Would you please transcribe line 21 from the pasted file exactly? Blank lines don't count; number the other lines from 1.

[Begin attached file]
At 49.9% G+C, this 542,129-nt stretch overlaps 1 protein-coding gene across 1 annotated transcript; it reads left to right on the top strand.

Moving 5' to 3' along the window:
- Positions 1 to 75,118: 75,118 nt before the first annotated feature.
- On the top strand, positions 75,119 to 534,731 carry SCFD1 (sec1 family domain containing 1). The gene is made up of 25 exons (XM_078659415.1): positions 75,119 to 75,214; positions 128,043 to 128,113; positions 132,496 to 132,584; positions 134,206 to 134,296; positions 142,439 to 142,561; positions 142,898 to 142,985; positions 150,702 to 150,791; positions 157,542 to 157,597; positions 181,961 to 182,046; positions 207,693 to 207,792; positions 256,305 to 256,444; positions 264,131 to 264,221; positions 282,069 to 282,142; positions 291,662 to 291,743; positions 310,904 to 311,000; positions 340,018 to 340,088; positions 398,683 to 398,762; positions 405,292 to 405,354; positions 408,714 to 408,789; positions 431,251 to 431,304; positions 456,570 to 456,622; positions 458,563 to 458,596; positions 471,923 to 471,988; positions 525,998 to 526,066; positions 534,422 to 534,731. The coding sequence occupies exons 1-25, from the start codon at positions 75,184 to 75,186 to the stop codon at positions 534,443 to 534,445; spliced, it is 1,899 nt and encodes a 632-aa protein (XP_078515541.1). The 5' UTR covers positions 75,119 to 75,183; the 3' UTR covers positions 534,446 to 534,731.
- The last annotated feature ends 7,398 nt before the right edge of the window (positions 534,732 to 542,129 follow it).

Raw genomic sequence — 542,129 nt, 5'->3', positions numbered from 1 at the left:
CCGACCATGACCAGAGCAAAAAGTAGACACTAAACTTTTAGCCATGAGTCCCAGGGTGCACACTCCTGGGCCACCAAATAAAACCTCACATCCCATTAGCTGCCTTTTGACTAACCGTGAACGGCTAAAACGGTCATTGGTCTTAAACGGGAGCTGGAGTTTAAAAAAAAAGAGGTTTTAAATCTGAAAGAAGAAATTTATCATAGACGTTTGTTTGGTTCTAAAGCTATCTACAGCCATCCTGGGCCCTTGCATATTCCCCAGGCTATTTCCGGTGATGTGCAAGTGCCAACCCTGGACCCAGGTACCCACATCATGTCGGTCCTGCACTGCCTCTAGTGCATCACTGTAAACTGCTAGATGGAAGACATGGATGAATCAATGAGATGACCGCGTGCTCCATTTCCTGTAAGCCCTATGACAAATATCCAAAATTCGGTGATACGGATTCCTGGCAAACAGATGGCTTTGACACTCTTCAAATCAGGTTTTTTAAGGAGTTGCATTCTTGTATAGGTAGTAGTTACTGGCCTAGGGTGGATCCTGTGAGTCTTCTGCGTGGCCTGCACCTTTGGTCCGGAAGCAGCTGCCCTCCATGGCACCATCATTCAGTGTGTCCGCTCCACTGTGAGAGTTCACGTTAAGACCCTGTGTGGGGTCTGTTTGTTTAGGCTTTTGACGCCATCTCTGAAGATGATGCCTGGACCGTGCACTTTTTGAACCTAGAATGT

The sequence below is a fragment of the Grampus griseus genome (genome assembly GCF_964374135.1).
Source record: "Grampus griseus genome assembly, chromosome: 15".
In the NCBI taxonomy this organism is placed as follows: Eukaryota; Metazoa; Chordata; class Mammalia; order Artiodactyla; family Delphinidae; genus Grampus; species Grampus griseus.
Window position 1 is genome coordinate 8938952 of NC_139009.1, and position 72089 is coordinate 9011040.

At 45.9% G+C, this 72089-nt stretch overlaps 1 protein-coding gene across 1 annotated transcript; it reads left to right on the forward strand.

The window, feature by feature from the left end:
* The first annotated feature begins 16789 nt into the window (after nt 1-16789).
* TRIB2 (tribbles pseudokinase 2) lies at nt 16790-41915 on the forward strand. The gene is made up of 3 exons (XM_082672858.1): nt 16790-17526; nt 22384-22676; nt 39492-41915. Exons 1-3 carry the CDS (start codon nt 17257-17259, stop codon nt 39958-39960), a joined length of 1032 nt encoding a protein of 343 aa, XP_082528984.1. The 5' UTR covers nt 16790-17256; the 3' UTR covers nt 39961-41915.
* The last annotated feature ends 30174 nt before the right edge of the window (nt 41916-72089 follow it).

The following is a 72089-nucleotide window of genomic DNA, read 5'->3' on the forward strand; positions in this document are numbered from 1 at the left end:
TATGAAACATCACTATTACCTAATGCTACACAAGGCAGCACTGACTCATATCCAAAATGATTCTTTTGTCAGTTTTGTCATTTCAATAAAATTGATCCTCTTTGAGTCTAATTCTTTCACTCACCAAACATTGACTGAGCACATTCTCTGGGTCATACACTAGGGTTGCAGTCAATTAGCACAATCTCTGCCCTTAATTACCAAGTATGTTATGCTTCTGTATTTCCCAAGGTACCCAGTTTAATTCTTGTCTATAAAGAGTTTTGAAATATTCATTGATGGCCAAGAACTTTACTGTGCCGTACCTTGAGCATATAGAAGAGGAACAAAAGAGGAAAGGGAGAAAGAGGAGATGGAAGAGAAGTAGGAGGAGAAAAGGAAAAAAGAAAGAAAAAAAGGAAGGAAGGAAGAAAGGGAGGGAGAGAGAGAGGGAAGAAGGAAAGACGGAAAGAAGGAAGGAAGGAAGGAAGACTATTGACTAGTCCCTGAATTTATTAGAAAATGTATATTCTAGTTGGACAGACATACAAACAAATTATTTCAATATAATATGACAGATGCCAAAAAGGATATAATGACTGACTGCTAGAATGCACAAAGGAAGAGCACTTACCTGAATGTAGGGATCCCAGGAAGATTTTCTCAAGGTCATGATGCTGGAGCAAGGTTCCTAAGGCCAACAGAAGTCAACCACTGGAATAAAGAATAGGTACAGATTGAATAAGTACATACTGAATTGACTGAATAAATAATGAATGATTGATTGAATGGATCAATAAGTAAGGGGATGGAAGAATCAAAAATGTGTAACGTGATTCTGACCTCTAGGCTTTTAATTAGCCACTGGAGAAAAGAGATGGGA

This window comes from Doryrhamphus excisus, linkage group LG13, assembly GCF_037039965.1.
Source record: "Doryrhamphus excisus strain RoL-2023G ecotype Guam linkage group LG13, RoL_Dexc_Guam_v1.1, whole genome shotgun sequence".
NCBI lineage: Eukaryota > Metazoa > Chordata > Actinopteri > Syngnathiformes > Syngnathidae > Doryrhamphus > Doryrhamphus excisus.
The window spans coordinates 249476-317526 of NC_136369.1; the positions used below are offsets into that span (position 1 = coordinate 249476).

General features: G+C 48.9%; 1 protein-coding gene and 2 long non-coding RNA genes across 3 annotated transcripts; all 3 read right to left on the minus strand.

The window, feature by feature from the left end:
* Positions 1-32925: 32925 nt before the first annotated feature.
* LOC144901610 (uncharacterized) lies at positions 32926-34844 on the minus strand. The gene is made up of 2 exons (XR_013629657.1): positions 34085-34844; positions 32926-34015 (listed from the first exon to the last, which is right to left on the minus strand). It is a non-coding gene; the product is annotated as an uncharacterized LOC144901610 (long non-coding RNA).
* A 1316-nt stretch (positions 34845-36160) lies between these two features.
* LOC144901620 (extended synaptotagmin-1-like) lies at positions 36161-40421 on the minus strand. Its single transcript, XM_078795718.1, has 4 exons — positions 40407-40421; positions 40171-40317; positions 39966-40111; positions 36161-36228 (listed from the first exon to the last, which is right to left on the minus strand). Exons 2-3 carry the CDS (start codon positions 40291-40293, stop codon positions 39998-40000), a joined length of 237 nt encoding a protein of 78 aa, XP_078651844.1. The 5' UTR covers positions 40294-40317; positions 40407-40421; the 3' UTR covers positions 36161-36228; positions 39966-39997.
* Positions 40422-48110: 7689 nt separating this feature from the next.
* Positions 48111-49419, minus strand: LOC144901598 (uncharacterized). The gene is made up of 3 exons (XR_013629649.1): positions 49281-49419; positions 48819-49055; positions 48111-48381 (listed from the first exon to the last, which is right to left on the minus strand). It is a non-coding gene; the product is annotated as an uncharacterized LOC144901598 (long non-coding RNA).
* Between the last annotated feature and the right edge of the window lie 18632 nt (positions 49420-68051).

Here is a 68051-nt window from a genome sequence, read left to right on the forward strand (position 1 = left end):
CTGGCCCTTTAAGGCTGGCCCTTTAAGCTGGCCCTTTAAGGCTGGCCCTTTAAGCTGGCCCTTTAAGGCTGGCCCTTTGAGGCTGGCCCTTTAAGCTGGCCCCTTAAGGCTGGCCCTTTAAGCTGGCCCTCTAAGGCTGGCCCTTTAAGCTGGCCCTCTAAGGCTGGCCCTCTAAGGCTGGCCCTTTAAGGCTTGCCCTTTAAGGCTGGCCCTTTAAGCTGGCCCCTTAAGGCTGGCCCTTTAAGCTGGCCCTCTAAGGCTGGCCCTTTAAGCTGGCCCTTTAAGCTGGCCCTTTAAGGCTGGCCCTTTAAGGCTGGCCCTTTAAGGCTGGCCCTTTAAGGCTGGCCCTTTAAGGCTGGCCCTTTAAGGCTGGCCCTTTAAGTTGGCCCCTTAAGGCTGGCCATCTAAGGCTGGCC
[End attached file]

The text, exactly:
NCBI lineage: Eukaryota > Metazoa > Chordata > Actinopteri > Syngnathiformes > Syngnathidae > Doryrhamphus > Doryrhamphus excisus.